Every month of the year, in accordance with the phases of the moon, there are two halves or parts of the moon, the dark half and the bright half. The dark half is when the moon is waning or becoming less bright and the bright half is when it is waxing or becoming full. The bright half ends on the full moon day, while the dark half ends in a dark night, when you see no moon. Thus, there are two special nights in every month: full moon night and the completely dark, no moon night.
A symbol of the mind, the moon has 16 phases, shades or aspects. After two weeks of the month, 15 phases are gone with one phase left, known as Shivaratri. When all 16 phases or aspects are present, the moon shines culminating in the full moon. The full moon starts losing one phase after another as it wanes into the only aspect left of the moon and this is, Maha Shivaratri.
Maha Shivaratri translates to mean, “the great night of Shiva,” a Hindu festival largely celebrated in India as well as in Nepal.
A moon that shines brilliantly can be likened to the mind with all its emotions, with all its desires and worldly involvements. The moon in its fullness stands for all that is worldly and sensual and as we come closer and closer to Shivaratri, the moon starts losing one aspect after another until the last trace of sliver is left – this symbolises the burning, passionate, emotional, sentimental, fully desire-laden mind becoming less active as Shivaratri approaches where the mind slowly becomes withdrawn and annihilated. Therefore, the waning of the moon phases symbolises the annihilation of the qualities of mind.
When the mind is withdrawn in such a manner, you will notice that you ARE God, for that which separates you from God is your mind. When the mind is withdrawn, the realisation becomes apparent and you verily realise that YOU ARE GOD! And in deep sadhana (meditative practise), we realise Shiva – the master of all yogis, the Giver of Boons and the Universal Dancer Who confers balance and harmony within and without our multiverse.
But who is Shiva? Shiva is an aspect of God, who is formless, attribute less, having no beginning nor an end – He is what you call a rule, a philosophy, a dogma or a doctrine having no form.
Shapeless, intangible and ethereal, Shiva is a concept, a notion and an idea – He is a vital force, dynamic and active. Shiva is a sacredness that is totally auspicious, a supreme, important concept spread all over the universe; the Divine principle that is present in all.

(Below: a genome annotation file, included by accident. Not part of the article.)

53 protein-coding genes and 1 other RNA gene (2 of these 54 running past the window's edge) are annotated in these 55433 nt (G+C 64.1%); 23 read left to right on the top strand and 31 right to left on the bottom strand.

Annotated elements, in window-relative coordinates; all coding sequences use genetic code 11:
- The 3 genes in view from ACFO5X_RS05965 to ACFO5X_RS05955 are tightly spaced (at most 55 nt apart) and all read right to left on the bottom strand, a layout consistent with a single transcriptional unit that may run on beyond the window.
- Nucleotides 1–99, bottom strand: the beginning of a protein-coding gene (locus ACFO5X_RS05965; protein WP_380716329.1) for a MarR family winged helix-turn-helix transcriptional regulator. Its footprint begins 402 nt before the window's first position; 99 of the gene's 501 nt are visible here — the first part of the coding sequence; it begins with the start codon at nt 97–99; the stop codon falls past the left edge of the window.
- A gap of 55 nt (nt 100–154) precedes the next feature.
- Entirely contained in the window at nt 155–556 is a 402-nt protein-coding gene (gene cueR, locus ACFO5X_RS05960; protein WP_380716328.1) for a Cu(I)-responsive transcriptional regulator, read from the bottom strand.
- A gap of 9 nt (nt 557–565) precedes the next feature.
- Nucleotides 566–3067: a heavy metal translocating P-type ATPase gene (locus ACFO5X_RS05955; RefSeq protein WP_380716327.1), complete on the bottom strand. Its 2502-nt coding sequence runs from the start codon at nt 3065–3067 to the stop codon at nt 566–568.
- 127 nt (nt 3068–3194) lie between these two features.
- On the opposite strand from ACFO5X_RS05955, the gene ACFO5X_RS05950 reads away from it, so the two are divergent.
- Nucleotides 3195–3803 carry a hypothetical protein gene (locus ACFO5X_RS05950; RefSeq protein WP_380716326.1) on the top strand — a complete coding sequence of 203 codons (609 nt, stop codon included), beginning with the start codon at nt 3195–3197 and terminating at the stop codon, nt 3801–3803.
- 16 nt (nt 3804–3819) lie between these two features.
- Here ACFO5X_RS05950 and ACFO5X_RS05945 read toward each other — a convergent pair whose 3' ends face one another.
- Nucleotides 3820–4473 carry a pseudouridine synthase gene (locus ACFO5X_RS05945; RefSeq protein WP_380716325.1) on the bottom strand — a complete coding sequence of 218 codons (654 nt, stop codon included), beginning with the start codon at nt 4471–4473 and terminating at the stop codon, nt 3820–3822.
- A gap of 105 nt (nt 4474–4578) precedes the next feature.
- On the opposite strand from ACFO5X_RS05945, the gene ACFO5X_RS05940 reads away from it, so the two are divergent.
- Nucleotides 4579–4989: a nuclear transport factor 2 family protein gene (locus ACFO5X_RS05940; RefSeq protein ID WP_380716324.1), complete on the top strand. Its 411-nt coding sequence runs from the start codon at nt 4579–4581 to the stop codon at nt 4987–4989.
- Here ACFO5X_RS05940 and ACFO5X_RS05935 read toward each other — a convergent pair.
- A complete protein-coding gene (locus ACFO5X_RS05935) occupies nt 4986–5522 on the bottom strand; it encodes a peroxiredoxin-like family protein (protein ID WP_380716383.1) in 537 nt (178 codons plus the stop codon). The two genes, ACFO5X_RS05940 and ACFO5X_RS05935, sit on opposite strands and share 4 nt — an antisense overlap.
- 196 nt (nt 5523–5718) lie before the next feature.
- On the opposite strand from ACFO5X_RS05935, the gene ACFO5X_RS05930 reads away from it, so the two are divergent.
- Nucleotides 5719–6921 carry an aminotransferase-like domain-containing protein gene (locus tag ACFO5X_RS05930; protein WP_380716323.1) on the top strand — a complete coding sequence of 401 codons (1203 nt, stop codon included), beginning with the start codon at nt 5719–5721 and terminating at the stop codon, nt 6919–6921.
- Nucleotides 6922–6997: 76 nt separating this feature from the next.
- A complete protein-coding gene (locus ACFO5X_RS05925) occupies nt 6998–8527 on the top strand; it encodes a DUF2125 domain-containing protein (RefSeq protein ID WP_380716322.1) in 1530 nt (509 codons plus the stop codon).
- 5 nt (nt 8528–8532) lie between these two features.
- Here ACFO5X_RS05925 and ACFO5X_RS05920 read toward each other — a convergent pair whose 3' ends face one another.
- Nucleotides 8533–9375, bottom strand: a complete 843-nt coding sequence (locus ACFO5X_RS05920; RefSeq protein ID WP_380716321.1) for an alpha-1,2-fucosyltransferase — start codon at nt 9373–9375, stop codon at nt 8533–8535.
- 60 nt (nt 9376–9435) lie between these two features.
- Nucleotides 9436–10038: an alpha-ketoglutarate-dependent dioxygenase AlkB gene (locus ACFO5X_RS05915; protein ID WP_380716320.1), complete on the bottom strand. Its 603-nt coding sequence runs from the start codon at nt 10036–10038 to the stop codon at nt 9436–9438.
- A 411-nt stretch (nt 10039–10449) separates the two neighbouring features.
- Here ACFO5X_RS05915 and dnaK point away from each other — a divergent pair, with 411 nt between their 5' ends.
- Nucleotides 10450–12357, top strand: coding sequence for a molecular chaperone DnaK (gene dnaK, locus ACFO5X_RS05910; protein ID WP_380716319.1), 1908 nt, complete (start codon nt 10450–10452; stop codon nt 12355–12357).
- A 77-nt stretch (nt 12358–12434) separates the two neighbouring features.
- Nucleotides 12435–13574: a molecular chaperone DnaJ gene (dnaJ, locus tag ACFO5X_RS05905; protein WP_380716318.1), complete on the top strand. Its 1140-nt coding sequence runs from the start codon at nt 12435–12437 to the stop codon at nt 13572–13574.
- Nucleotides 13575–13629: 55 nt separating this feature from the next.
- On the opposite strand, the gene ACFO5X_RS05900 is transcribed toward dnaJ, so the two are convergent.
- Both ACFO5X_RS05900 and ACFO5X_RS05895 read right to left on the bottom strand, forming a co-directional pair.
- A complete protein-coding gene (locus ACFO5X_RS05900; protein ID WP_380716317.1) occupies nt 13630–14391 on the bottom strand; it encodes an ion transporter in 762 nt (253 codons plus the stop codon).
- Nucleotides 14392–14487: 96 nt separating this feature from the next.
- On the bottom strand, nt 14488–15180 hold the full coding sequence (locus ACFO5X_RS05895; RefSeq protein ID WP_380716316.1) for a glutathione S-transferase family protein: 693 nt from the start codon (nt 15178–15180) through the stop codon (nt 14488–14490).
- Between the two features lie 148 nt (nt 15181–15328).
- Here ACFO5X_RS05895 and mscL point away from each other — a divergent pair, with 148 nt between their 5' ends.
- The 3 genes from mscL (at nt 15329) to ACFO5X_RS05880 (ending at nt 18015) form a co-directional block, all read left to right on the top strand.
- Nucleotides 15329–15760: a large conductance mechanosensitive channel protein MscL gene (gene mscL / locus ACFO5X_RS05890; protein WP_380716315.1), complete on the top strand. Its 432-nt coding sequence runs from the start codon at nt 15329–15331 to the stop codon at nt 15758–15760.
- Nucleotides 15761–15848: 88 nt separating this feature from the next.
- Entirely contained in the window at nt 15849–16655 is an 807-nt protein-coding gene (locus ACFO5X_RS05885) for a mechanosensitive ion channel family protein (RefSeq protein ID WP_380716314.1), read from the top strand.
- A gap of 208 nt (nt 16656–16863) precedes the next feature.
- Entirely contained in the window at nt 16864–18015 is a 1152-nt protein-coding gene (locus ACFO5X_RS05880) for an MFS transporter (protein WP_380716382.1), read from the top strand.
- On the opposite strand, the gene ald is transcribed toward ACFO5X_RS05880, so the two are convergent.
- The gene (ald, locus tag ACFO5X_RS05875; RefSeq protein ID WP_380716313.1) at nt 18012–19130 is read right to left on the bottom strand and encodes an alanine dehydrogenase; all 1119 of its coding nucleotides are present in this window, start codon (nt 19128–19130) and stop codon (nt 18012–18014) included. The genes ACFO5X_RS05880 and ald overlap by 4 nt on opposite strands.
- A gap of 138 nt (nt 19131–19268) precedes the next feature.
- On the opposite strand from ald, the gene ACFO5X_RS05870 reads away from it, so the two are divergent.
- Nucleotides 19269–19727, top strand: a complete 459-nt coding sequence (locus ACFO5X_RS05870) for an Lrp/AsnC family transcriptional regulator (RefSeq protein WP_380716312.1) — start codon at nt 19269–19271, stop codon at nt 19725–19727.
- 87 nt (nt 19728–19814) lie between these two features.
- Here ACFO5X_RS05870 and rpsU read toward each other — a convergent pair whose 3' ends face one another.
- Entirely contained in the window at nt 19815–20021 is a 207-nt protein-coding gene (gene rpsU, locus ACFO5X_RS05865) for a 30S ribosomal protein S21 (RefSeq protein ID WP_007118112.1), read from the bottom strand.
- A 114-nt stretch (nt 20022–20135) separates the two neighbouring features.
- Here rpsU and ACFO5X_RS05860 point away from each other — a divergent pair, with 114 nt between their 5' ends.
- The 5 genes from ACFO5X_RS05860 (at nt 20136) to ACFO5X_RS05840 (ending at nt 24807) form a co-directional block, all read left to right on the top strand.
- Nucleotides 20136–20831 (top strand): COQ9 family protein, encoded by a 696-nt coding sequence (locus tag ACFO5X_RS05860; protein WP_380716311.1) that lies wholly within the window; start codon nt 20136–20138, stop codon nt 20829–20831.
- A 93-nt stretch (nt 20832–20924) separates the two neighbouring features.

We are like this because Shiva is within everyone of us. We are dynamic, intelligent and healthy because of Shiva and once this disappears, it becomes totally dark.
Therefore, our human body with Shiva as the vital force, is active and dynamic. Without it, we become ‘shva,’ a dead body. The recognition, the understanding of Shiva, the life and vitality within us, is the celebration of life, known as Shivaratri.
Hindu culture observes the day in prayers, fasting, yoga, and meditation. Ethics and virtues of self-restraint, honesty, kindness to others, forgiveness, and the discovery of Shiva, (He who is within), are the primary focuses and ultimate goals.
THE SIGNIFICANCE OF MAHA SHIVARATRI
1. Shivaratri is the ritual wedding anniversary of when Lord Shiva was married to Devi Parvati – the cosmic union of the divine masculine with the divine feminine. Nothing in our planet stands on its own, without one or the other present and we need to remember, that within us is this power of the Ida and the Pingala that needs to find its balance, only so that we are able to ascend in consciousness. Our spiritual ascension can only happen when Shiva-Shakti, (within us), are in harmony.
2. Shivaratri is also a day of thanksgiving to Lord Shiva for protecting us from annihilation. On this day, it is believed that Lord Shiva became ‘Neelkantham,’ or the blue-throated one, by swallowing the deadly poison that arose during the churning of “Kshir Sagar,” or the milky ocean. The poison was so deadly that even a drop of the poison in His stomach, which represented the Universe, would have annihilated the entire world. Instead Lord Shiva held it in His neck, which turned blue because of the poison.
According to the Shiva Purana, the Mahashivaratri puja involves six steps which are:
1. Taking a bath in the Ganga to purify the soul, mind and body;
2. Bathing of the Shiv Ling with the holy water of Ganga, then bathing with milk and honey;
3. Applying vermilion paste on Shiv Ling representing our virtuousness;
4. Offering of fruits and flowers for obtaining long life and satisfaction of desires;
5. Lighting of ‘diya,’ or ghee lamps which represents achieving more knowledge and wisdom; and
6. Offering of betel leaves representing our true satisfaction for all that is to come in our lives.
Worshipers also apply three horizontal lines of holy ash on their foreheads – just like Lord Shiva representing spiritual knowledge, cleanliness and penance. Wearing of garlands made of the Rudraksha, as it is believed that the Rudraksha tree originated from the tears of Lord Shiva.
HAR HAR MAHADEV!!
SUJATA NANDY WORLD GURUKUL